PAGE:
It wasn’t the exact phrasing I had in mind for my rehearsed answer, but it was the closest my daughter ever came.
“She’s the woman you’re named after.”
“That’s right. Mind you, the picture itself is from college. But not a year before your mom got pregnant with you, I ran into her again.” I tried to recall what photograph she had found, and the face beside my own; shoulder-length blonde hair, eyes like an ocean just before the storm.
“‘Ran’ into her? You make it sound like you two hooked up in some seedy bar.”
I lit a cigarette. The heat instantly soured my palate and spoiled my breath. In the fifty-odd years I had been on this planet, society had progressed from alleviating the common cold to negotiating the end of cancer. Half a million people still died of smoking-related disease every year.
“Believe it or not,” I replied, “we did.”
“You cheated on Mom?” The question could have easily been asked by her expression alone. Mouth agape, wide-eyed. Kids still say the darndest things.
“God no, child. Keep your voice down.”
“Dad, that’s what hook up means. You know? To hook up.”
“You’ll have to forgive me. I’m old and out of touch with lingo the current slate of youth has taken to.”
“What did she want? This woman. Skylar.”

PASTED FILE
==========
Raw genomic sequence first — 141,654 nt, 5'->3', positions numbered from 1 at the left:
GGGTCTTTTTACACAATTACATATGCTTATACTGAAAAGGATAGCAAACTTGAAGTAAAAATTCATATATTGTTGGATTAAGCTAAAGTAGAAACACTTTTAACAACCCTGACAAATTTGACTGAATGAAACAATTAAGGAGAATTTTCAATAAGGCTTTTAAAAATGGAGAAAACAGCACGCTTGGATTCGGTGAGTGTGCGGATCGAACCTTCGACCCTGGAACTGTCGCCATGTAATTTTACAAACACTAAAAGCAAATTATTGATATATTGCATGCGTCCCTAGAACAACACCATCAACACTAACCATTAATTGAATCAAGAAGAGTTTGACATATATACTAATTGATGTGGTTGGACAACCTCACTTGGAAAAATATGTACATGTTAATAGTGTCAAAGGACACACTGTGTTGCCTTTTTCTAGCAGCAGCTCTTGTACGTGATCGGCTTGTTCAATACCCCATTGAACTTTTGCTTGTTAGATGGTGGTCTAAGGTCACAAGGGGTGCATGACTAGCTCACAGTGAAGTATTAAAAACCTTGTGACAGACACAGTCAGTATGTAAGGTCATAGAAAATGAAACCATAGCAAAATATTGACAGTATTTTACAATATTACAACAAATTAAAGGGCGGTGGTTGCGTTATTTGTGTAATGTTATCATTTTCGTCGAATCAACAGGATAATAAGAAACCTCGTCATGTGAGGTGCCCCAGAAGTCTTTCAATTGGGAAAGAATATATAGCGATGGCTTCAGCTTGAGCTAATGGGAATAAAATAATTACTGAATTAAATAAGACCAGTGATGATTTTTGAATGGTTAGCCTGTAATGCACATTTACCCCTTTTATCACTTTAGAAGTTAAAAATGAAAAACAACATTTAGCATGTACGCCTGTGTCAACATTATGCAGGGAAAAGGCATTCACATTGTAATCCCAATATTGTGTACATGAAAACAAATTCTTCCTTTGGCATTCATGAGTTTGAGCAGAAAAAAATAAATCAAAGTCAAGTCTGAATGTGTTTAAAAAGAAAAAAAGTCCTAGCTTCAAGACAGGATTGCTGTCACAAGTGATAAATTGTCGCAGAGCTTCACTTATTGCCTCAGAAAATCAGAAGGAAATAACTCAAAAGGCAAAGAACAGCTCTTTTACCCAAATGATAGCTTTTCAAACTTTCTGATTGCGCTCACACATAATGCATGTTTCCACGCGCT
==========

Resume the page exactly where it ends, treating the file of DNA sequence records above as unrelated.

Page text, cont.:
I mulled on her inquiry a moment, absently pulling more smoke into my lungs but forgetting to exhale. A maelstrom of chemical bliss flooded my brain before settling to the bottom of my lungs, leaving the same dull ache I experienced almost on a daily basis. I was beginning to feel the same way about smoking I learned from hangovers after the age of thirty; that consequences suck.
“What did Skylar want?”
I paused again, lost in a different place than my child, but not as long this time.
“She wanted to-she wanted to tell me she was dying.”
“And did she?” Skylar asked. “Die?”
(Beth will never be able to end my life.)
“Oh,” she said, “I’m sorry.”
“It’s okay. Been a long time. Funny side of it is, had that sort of thing happened now, it would be nothing. She would probably still be alive.”
(You’re the guy who does the right thing.)
“So what happened, exactly?”
“Come again?” I asked, after another prolonged pause.
“What happened with all that?”
(The right thing.)
“That’s a long story, kid, and it’s late.”
“I got time,” Skylar replied, holding up the bottle of wine. A yellow banner stretched around its equator, rubber-stamped with a black bird against the tinted glass. The booze inside could be heard sloshing against the sides, but impressively camouflaged itself in bottled-necked darkness. “And alcohol.”
I lit another cigarette between my lips.
“It’s your funeral, kid.”
Leonard the Liar by Nicholas Gagnier is scheduled for release on Tuesday, July 24th and will be available on Amazon.com